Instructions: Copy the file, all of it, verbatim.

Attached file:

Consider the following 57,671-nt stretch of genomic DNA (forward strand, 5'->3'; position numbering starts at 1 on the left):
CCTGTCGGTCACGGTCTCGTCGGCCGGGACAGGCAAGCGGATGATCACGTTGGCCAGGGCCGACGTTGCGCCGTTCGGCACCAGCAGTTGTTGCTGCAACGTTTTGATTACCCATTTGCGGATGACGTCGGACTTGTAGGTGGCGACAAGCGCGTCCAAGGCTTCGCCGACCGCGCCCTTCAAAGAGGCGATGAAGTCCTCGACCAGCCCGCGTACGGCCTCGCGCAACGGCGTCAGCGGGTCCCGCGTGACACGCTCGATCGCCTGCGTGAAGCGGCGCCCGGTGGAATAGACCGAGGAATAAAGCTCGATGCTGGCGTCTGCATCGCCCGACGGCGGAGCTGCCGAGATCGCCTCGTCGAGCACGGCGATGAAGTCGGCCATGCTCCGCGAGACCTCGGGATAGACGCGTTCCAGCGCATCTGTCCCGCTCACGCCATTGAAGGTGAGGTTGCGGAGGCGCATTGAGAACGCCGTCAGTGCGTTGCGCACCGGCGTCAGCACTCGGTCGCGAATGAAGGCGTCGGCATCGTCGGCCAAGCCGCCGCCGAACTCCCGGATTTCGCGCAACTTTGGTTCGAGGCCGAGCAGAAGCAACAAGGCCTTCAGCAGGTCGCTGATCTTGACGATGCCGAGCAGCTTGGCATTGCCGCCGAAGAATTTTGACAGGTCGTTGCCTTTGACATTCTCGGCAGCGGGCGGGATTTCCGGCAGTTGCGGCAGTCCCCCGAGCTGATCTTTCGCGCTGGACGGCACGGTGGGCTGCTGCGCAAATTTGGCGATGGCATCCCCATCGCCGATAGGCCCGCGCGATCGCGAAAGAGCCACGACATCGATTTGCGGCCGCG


Consider the following 57,671-nt stretch of genomic DNA (forward strand, 5'->3'; position numbering starts at 1 on the left):
CCTGTCGGTCACGGTCTCGTCGGCCGGGACAGGCAAGCGGATGATCACGTTGGCCAGGGCCGACGTTGCGCCGTTCGGCACCAGCAGTTGTTGCTGCAACGTTTTGATTACCCATTTGCGGATGACGTCGGACTTGTAGGTGGCGACAAGCGCGTCCAAGGCTTCGCCGACCGCGCCCTTCAAAGAGGCGATGAAGTCCTCGACCAGCCCGCGTACGGCCTCGCGCAACGGCGTCAGCGGGTCCCGCGTGACACGCTCGATCGCCTGCGTGAAGCGGCGCCCGGTGGAATAGACCGAGGAATAAAGCTCGATGCTGGCGTCTGCATCGCCCGACGGCGGAGCTGCCGAGATCGCCTCGTCGAGCACGGCGATGAAGTCGGCCATGCTCCGCGAGACCTCGGGATAGACGCGTTCCAGCGCATCTGTCCCGCTCACGCCATTGAAGGTGAGGTTGCGGAGGCGCATTGAGAACGCCGTCAGTGCGTTGCGCACCGGCGTCAGCACTCGGTCGCGAATGAAGGCGTCGGCATCGTCGGCCAAGCCGCCGCCGAACTCCCGGATTTCGCGCAACTTTGGTTCGAGGCCGAGCAGAAGCAACAAGGCCTTCAGCAGGTCGCTGATCTTGACGATGCCGAGCAGCTTGGCATTGCCGCCGAAGAATTTTGACAGGTCGTTGCCTTTGACATTCTCGGCAGCGGGCGGGATTTCCGGCAGTTGCGGCAGTCCCCCGAGCTGATCTTTCGCGCTGGACGGCACGGTGGGCTGCTGCGCAAATTTGGCGATGGCATCCCCATCGCCGATAGGCCCGCGCGATCGCGAAAGAGCCACGACATCGATTTGCGGCCGCG